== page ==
Lets hope the FIA investigation uncovers the real cause of what happened, but saying that, this is the FIA…….

          • @Fortis96 I hear what you say about the HANS device, but I don’t think it as effective left to right as it is front to back, as one of its primary functions is to not only stop the damage to the neck but also to stop the drivers head hitting the steering wheel. While it does reduce the effect of the left to right movement, I believe there is more travel than front to back.
            Maybe there is room to improve the left right support of the HANS device, not being an engineer I don’t know the practicality or implications of my suggestion, but I’m sure there is scope in the regs to possibly do something to reduce the physical impact of a similar accident.

        • It’s important to note that Alonso’s speed when he lost control was 134mph (215km/h).

          The correct speed was reported last Friday evening by Andrew Benson on the BBC site.

          The GPS data is available to all the teams, which is how Andrew Benson was able to learn this.

          AMuS appears to have mixed up their units of speed measurements, since they had reported the illogical speed of 135 km/h (84 mph).

          The BBC’s story corresponds to Alonso’s speed seen in the fan’s video from the T1 grandstands.

          • 135kph! Vettel said they were doing about 150kph. I thinks it’s more likely he misjudged by 15kph, but not by 65!

          • Since we haven’t seen them and both refer to the GPS data but haven’t published them, One of them must be wrong. And the AMuS claim is closer to the only eyewitness account. Take your pick.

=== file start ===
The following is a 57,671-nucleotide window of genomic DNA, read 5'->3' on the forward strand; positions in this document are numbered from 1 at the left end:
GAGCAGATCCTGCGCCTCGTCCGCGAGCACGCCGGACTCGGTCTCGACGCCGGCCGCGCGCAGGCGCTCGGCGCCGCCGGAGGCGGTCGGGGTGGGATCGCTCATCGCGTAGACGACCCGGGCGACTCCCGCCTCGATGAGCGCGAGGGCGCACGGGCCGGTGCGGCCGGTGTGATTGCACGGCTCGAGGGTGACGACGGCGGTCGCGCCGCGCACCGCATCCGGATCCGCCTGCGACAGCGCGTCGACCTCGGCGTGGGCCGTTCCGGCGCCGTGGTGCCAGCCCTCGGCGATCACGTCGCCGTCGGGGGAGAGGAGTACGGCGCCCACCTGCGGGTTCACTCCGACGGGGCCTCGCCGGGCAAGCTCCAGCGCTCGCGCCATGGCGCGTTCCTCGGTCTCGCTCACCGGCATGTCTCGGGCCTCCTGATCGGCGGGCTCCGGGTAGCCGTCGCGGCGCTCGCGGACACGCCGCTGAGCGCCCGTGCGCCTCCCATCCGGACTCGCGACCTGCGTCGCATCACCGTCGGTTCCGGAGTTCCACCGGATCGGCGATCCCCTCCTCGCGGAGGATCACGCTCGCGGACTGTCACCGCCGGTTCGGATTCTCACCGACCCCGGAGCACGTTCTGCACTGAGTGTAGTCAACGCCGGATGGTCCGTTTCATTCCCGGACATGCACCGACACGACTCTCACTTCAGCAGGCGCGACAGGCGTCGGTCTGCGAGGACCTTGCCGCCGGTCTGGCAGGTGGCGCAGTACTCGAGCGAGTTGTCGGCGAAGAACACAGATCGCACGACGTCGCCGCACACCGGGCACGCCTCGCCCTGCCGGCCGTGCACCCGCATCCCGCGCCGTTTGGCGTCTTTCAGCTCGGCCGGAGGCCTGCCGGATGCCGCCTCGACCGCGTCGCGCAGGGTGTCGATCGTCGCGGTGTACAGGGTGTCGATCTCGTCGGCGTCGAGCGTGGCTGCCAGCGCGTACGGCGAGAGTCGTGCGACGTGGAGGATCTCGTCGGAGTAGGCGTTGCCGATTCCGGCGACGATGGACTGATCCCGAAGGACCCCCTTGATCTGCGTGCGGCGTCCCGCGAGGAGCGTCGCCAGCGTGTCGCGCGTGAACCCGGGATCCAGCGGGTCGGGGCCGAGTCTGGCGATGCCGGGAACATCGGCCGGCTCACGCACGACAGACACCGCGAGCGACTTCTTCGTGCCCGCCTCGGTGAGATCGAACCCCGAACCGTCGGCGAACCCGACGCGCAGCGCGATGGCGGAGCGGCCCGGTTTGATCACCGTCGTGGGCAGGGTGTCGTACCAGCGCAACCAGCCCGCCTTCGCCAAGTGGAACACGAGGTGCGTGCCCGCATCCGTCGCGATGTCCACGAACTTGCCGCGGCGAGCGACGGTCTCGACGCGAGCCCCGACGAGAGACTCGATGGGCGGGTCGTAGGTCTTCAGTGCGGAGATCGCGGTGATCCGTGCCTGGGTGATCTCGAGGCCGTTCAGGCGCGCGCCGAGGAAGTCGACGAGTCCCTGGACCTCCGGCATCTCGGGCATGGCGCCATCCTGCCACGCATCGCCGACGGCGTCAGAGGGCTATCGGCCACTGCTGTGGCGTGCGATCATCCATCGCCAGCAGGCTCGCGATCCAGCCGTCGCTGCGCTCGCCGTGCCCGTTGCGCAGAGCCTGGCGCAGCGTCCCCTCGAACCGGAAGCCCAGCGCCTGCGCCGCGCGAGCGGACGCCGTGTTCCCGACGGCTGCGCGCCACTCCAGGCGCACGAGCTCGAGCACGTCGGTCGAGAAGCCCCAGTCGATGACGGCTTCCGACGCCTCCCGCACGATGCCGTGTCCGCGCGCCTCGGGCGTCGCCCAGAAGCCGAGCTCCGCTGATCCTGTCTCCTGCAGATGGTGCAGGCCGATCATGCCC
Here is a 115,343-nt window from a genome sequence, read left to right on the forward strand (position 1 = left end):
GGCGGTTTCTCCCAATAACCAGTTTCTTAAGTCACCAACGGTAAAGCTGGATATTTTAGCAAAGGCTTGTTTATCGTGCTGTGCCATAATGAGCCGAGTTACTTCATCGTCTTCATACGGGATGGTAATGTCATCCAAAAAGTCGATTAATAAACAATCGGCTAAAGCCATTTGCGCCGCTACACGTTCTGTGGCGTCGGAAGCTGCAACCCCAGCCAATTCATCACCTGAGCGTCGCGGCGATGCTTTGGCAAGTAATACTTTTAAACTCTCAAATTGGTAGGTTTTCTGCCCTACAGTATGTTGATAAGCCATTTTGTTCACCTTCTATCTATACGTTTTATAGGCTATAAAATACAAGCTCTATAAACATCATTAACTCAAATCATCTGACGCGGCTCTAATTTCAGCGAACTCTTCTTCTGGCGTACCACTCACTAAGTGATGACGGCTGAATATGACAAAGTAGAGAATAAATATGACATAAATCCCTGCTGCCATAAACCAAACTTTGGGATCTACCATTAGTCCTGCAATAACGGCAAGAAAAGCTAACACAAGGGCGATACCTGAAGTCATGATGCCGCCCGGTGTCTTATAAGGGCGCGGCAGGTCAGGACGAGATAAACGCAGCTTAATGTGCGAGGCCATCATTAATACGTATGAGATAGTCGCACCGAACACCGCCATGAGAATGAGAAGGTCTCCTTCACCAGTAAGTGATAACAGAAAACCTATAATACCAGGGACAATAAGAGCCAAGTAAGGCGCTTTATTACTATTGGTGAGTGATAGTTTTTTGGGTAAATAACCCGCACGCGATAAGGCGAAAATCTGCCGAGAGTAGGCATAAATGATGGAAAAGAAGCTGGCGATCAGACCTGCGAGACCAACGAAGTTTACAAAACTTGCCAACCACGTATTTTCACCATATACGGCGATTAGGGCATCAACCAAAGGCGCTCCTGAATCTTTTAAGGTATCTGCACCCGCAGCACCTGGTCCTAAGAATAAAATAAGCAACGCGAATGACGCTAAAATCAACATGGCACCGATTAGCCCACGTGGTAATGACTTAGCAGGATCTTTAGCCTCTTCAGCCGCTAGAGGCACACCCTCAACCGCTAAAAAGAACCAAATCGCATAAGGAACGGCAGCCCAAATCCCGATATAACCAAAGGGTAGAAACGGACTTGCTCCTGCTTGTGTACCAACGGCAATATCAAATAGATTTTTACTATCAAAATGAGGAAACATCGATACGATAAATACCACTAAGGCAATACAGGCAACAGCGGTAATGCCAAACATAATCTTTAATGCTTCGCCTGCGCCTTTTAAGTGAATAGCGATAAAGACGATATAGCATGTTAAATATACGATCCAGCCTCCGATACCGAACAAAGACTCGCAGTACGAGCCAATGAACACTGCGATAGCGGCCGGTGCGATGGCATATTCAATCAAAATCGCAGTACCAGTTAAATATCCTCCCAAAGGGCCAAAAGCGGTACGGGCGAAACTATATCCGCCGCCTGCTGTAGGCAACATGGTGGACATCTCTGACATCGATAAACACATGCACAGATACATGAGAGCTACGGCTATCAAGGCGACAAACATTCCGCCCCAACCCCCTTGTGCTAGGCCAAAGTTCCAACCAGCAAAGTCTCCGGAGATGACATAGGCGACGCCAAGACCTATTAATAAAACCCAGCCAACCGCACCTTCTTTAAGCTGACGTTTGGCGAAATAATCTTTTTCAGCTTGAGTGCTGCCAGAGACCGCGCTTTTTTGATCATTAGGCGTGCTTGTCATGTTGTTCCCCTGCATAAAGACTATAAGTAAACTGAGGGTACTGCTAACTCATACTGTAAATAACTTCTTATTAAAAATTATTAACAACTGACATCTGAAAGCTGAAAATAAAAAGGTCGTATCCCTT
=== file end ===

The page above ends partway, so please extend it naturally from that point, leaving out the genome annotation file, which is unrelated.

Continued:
• So he crashed at that speed and all 4 wheels were still attached to the car? Furthermore the front right suspension is still intact.

          • @TJ13 Here is what Vettel said, “I’m not sure what happened. I was right behind but didn’t really see. I was a bit too late and couldn’t see how the accident started. I only saw the last bit when he was hitting the wall, but what happened before I can’t judge whether he lost the car with the wind or not.”

            What Vettel says corresponds to the fan’s video.

          • The GPS data “…indicates the Spaniard attempted the Barcelona track’s Turn Three faster than on his previous lap, which was his fastest of the day.

            “It looks like he simply went into Turn Three quicker and ran wide,” said (a senior insider)…

            If one goes to youtube, that video is available in 1080p, and clearly shows it was very gusty, and that Alonso was carrying good speed going in to T3.

          • @VM…

            And are we certain that the accident happened after the fan lost sight of him entering T3 in that video? For all we know, that video could’ve been filmed 10 laps before the accident ouccured

          • Yes, this was the video from a reliable source that was all over twitter at that time, and was previously seen here at TJ13 as well.

            It was used by Matt Somersfield in his famous blog post.

            Check it out at 1080P on youtube, and you can see the wind gusts beating the hell out of the fans there in the stands, heavy jackets beating in the wind, etc.

          • @VM…

            Not disagreeing that they are damaged, my argument is…

            Hitting the wall at a 134mph would’ve done far more than that. You’d expect the wheels and all the suspension arms to be ripped off from the front bodywork. From the pics, that’s not the case. From what can be seen in the pics, the most significant damaged seemed to have been on the front wing.

            At that speed, this is more what I’d expect to see happen and even in the clip, I doubt Hamilton was doing 130+ mph


          • He didn’t hit the wall at 134mph.

            He lost control at 134mph, and then scrubbed off speed before he hit the wall.

            The other problem is he hit a naked concrete wall.

            If it had been some type of energy absorbing barrier, such as those tires that Lewis hit in that video, the G forces would’ve been much much lower and Alonso would be racing at Melbourne.

          • As Vortex says, both statements can be right, he lost control at 215 km/h and hit the wall at around 150 km/h.